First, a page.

After controlling for factors including venue, methodology, subject, the author’s institution, and the significance of the publication, Walter and her colleagues discovered that gender mattered even when all other factors were held constant. In fact, gender was one of the best predictors of whether an article would be cited or not. Walter writes that women authors received “0.7 cites for every 1 cite that a male author would receive.” Untenured women were the least likely to be cited.
examined 1.8 million scholarly articles, from 1665 (!) to 2011. It found that women accounted for just 21.9 percent of authorships and 17 percent of single-authored papers. Those rates jump to 27.2 percent and 26 percent—slightly more respectable numbers, but still nothing to write home about—if you shorten the time frame to 1990 through 2012. Oh, and if an article had multiple authors, less than 20 percent of those listed first were women.
Overall, the results of Eigenfactor’s gender project demonstrated that the percentage of female authors is less than the proportion of women in the full-time ranks of the academy. The study shows that women are making small gains in academic publishing, but the results are far from heartening.
Thursday, April 24, 2014
Is Blogging Scholarship? The short answer is no. But...this article concludes it is incredibly important as the venue of intellectual innovation and creativity, and thus should be valued "as an avenue of scholarship" even if different in kind from the classic tenure-type work.
Much of the interesting innovation in blogging, though, comes from the rank of the untenured, the alt-ac, and the amateur enthusiasts. Discussions of whether blogging is scholarship shouldn’t make it seem like blogging is a scholarly indulgence.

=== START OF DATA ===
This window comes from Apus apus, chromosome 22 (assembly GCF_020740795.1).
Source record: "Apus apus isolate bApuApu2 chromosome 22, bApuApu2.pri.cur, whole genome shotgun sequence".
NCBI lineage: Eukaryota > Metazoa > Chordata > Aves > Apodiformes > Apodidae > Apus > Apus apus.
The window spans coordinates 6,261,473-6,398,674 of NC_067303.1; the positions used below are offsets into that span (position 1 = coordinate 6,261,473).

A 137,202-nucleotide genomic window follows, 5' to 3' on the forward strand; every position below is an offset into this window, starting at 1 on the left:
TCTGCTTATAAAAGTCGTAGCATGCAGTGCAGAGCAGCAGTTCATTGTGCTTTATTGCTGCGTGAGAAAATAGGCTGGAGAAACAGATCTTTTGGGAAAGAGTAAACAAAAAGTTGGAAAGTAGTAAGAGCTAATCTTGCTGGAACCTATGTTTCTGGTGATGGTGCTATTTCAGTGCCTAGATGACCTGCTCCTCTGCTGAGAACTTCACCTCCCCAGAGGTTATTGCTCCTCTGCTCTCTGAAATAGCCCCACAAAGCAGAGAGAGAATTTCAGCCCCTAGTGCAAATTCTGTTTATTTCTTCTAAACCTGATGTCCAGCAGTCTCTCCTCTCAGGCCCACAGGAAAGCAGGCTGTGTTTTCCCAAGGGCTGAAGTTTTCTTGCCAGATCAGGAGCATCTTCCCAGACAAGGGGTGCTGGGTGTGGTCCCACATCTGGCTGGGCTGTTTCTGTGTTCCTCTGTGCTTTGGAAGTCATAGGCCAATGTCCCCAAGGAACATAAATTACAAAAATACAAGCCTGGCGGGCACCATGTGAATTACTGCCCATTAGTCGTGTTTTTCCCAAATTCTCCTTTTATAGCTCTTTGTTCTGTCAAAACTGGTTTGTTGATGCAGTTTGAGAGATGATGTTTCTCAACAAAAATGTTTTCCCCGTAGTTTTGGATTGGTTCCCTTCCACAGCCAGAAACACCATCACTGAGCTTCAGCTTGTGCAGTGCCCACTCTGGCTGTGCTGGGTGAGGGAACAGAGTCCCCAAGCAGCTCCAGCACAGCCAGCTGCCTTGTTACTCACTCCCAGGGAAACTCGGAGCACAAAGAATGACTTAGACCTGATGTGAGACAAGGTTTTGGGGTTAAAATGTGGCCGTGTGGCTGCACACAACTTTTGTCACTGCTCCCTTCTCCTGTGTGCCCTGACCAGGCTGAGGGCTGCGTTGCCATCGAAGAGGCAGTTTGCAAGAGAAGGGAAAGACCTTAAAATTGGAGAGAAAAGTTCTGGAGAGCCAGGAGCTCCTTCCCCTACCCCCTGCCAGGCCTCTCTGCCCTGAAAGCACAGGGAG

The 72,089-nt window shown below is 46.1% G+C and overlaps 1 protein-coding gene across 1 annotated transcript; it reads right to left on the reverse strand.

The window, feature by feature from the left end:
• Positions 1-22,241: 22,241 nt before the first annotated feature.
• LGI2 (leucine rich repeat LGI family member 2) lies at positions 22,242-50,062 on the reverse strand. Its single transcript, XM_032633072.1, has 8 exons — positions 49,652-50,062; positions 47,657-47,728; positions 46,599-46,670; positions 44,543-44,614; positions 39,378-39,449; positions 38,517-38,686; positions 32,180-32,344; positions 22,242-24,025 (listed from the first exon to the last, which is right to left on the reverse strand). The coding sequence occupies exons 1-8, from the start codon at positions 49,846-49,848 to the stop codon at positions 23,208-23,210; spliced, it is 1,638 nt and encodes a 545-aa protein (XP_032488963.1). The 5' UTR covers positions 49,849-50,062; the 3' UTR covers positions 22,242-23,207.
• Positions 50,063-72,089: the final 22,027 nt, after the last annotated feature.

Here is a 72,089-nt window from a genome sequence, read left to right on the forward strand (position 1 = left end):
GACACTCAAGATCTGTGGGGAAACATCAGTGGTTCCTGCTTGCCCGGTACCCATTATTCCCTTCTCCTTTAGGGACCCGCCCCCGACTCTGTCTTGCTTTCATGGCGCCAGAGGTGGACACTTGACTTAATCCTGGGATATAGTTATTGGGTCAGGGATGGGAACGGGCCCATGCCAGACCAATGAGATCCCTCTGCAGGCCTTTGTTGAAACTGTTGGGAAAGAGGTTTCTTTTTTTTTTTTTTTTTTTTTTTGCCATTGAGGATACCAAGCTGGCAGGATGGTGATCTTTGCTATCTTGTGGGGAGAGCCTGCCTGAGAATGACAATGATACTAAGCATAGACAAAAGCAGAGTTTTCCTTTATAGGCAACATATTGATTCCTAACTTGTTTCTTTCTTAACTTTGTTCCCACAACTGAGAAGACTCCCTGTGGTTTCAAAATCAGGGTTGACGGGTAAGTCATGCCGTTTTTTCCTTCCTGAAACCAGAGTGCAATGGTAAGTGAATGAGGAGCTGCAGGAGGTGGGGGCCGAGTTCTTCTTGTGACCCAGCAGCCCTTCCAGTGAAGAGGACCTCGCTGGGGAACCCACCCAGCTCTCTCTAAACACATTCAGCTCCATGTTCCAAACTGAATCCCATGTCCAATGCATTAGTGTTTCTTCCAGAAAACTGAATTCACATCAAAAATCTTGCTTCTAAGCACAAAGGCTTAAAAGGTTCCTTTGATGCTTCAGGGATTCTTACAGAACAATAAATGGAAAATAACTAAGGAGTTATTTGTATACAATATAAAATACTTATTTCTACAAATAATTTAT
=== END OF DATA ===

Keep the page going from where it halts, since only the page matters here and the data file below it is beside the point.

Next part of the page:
Blogging may be more informal and have different structural demands and pressures to the peer-review model. But it’s providing some of the most interesting historical commentary out there right now, and with the right encouragement, it might start leading to some of the most original research, too.
Wednesday, April 23, 2014
The story in the NYT, now a tad old in blogsphere terms, starts:
Reading a book review in a well-known periodical? Chances are, the byline belongs to a man.
In its annual count of male and female bylines in book reviews, magazines and literary journals, VIDA, a women’s literary organization, revealed that in 2013, the publications still largely favored men over women.
At The New York Review of Books, there were 212 male book reviewers and 52 female; at The Atlantic, there were 14 male book reviewers and three female; at Harper’s, there were 24 male book reviewers and 10 female.
Thursday, April 17, 2014
Matthew David Burris (US Airforce), Thinking Slow About Sexual Assault in the Military, 22 Buff. J. Gender, L., & Soc. Pol’y (forthcoming)
Michael Higdon (Tennessee), Marginalized Fathers and Demonized Mothers: A Feminist Look at the Reproductive Freedom of Unmarried Men, Alabama Law Review (forthcoming)
Deborah Tuerkheimer (DePaul), Flawed Convictions: “Shaken Baby Syndrome” and the Inertia of Injustice: Introduction, Oxford U. Press (forthcoming)
Corey Rayburn Yung (Kansas), How to Lie with Rape Statistics: American’s Hidden Rape Crisis, 99 Iowa L. Rev. ___ (2014)
Note, Jessica Marsden (Yale), Domestic Violence Asylum after Matter of L-R, 123 Yale L.J. (forthcoming)
Wednesday, April 16, 2014
Robert McGee at Fayetteville State University has uploaded an article on gender and tax evasion. The abstract reads: